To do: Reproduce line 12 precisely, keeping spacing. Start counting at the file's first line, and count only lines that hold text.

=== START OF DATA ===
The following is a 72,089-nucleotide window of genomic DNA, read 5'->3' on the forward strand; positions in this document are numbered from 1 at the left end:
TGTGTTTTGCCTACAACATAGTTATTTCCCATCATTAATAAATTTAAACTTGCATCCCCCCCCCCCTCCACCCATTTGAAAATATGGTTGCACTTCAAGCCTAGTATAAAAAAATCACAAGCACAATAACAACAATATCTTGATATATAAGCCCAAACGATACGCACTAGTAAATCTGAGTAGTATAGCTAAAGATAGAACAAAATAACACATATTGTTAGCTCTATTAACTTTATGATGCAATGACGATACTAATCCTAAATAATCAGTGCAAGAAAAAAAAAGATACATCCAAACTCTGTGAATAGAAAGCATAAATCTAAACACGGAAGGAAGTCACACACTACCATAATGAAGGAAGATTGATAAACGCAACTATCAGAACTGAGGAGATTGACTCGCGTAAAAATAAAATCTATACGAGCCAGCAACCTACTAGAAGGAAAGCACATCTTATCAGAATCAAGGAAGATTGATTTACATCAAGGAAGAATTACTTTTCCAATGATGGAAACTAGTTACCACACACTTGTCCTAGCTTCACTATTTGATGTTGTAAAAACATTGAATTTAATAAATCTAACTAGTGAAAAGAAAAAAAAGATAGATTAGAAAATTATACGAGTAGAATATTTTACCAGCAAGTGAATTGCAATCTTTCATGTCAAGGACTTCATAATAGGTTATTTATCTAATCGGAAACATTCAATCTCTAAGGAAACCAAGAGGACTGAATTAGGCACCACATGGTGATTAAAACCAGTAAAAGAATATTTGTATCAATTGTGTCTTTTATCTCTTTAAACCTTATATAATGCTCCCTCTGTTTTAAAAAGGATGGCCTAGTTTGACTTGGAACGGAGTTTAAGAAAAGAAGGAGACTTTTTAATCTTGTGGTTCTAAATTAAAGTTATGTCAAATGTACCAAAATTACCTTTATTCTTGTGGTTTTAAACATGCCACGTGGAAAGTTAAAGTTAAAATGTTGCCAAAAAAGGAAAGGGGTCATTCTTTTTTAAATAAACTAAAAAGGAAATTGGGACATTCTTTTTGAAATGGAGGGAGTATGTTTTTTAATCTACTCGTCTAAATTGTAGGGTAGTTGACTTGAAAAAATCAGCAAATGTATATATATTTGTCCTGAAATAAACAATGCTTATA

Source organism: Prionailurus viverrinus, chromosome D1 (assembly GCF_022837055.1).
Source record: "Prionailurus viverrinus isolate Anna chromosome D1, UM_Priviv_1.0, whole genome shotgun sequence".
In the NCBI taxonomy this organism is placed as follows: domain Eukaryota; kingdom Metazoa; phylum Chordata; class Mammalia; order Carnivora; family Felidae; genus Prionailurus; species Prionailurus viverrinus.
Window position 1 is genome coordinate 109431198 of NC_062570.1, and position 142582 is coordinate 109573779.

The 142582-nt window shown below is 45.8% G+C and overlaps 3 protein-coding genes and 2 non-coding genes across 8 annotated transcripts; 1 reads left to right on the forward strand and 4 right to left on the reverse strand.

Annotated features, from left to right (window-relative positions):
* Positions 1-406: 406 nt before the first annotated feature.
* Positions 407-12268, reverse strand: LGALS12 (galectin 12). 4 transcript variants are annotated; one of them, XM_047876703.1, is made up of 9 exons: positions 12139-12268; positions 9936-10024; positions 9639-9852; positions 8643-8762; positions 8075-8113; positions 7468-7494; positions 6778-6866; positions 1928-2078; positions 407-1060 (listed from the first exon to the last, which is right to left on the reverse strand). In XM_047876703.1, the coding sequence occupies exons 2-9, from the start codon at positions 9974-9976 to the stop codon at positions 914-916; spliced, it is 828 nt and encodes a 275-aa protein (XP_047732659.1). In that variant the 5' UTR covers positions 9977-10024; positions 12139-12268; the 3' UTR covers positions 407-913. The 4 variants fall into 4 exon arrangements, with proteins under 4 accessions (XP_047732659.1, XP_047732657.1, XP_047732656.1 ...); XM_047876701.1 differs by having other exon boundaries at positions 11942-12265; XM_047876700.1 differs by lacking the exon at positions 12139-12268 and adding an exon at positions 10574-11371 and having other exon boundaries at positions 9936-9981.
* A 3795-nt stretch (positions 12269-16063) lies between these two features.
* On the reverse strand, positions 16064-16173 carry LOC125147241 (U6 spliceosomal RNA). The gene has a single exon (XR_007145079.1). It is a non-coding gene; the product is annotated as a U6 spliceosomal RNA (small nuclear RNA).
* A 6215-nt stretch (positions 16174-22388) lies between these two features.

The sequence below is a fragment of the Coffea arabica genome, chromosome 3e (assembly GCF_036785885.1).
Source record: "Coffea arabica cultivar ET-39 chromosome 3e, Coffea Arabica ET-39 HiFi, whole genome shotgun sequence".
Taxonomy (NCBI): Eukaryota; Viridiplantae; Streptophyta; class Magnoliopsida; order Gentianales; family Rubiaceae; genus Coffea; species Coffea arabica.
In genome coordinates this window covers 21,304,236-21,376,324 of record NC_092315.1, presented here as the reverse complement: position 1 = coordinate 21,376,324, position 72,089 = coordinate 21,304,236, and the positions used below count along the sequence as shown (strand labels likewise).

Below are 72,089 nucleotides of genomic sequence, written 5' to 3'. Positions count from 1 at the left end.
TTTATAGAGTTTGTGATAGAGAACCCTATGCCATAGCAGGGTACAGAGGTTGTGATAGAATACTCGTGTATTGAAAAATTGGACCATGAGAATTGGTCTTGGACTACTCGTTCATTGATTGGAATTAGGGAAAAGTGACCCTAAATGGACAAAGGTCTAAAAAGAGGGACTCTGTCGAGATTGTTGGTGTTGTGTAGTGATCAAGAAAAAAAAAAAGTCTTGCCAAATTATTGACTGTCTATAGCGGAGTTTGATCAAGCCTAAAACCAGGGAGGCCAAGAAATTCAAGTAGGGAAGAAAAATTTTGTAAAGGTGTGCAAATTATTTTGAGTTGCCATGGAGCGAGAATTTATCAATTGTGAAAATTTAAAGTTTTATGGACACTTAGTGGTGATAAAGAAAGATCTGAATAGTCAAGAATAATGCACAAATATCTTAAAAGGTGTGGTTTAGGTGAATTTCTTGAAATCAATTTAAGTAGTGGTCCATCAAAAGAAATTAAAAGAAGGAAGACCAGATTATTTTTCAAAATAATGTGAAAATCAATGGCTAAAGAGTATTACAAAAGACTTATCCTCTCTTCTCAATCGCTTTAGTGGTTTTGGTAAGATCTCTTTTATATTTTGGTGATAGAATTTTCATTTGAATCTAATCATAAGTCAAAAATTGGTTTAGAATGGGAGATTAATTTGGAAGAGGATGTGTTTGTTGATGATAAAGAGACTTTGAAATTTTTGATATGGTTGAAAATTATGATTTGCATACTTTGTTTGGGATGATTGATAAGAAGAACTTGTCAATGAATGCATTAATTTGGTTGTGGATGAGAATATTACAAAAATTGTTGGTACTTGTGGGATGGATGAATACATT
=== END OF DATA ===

* On the reverse strand, positions 16064-16173 carry LOC125147241 (U6 spliceosomal RNA). The gene has a single exon (XR_007145079.1). It is a non-coding gene; the product is annotated as a U6 spliceosomal RNA (small nuclear RNA).